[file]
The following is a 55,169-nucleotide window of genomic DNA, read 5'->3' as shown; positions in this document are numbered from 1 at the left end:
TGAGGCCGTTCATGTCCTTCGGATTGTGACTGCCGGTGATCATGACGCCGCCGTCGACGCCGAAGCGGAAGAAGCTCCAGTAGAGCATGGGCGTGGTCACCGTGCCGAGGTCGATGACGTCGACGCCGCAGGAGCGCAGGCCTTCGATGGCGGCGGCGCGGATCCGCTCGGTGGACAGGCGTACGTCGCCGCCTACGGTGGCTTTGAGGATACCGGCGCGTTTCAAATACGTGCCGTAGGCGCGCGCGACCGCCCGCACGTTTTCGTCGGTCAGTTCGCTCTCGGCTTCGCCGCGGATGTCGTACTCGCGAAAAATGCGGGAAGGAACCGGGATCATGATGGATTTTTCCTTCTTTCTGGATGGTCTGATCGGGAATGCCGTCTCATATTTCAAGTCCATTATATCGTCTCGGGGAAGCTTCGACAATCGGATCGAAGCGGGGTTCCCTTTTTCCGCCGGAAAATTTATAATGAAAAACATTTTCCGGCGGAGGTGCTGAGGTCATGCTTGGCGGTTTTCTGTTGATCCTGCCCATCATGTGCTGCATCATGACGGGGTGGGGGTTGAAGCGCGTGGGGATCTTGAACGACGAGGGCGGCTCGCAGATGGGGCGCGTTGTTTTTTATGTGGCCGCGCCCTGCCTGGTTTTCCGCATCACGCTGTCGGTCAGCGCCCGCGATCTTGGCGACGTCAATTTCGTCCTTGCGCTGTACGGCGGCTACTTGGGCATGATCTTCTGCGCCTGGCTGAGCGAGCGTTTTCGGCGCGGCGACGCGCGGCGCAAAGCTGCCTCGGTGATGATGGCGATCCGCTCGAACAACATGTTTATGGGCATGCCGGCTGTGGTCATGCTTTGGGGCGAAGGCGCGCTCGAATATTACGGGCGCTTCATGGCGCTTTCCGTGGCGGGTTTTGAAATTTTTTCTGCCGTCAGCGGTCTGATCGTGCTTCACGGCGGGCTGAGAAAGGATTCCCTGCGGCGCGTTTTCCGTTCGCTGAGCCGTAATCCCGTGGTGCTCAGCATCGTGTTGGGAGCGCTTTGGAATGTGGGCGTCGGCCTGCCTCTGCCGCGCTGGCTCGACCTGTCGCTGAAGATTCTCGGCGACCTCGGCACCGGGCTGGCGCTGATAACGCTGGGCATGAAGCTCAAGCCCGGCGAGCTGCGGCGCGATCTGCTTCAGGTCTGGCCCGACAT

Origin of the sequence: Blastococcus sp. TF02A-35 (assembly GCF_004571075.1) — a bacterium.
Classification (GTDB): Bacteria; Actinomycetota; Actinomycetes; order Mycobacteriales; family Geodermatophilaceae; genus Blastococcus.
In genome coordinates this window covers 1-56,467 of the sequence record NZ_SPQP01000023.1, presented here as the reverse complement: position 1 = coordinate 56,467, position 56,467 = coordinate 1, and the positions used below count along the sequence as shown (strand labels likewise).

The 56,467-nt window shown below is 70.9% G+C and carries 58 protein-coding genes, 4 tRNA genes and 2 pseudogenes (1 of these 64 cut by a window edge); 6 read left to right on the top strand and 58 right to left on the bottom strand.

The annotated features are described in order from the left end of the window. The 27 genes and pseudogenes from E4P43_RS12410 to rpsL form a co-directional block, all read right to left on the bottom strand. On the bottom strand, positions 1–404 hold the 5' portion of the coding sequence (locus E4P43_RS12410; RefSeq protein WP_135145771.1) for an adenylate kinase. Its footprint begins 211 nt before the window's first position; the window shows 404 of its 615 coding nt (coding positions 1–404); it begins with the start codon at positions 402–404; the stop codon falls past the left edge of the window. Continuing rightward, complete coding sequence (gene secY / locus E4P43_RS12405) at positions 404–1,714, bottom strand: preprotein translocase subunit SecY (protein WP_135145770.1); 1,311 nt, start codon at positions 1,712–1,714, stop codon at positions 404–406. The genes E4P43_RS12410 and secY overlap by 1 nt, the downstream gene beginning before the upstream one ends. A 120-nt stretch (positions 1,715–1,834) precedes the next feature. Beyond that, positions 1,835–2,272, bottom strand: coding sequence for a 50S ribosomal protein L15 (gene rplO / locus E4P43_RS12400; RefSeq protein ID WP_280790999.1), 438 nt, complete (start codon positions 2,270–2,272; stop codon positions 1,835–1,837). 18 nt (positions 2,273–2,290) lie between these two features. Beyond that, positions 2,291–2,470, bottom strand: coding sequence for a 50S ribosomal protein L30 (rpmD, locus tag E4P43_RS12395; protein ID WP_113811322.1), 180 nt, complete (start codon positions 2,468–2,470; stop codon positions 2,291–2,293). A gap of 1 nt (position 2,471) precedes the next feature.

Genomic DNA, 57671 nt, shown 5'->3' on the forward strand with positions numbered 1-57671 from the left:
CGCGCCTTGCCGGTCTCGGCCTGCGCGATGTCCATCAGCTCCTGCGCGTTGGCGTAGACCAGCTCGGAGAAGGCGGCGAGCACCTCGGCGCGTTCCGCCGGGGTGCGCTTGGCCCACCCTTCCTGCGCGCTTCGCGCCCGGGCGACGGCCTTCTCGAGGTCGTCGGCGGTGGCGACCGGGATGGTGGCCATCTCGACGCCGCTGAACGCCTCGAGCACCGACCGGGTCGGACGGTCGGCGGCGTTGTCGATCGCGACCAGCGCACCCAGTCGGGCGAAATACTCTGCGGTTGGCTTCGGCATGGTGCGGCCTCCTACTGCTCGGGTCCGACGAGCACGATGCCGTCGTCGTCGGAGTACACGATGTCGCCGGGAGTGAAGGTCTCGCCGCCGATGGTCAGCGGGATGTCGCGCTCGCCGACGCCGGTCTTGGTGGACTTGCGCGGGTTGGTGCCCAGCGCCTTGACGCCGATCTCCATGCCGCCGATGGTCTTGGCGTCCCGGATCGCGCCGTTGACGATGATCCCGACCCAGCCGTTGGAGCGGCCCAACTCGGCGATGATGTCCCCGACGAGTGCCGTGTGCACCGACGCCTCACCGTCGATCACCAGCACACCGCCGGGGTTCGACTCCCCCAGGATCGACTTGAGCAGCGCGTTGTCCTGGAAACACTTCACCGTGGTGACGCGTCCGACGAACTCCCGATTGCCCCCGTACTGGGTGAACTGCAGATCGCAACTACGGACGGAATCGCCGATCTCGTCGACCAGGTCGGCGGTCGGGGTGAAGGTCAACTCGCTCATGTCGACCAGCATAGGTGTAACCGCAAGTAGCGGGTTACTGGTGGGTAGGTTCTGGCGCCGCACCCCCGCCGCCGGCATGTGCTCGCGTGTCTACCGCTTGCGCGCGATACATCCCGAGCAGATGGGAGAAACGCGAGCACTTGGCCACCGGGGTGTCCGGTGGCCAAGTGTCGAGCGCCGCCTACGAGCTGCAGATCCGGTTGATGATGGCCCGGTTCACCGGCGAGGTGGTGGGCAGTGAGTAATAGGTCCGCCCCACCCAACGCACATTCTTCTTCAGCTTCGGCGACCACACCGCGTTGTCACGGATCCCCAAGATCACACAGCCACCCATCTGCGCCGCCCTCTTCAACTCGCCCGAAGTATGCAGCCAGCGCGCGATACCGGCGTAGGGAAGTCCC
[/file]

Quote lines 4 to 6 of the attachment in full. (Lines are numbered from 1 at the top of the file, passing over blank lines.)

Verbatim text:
Classification (GTDB): Bacteria; Actinomycetota; Actinomycetes; order Mycobacteriales; family Geodermatophilaceae; genus Blastococcus.
In genome coordinates this window covers 1-56,467 of the sequence record NZ_SPQP01000023.1, presented here as the reverse complement: position 1 = coordinate 56,467, position 56,467 = coordinate 1, and the positions used below count along the sequence as shown (strand labels likewise).

The 56,467-nt window shown below is 70.9% G+C and carries 58 protein-coding genes, 4 tRNA genes and 2 pseudogenes (1 of these 64 cut by a window edge); 6 read left to right on the top strand and 58 right to left on the bottom strand.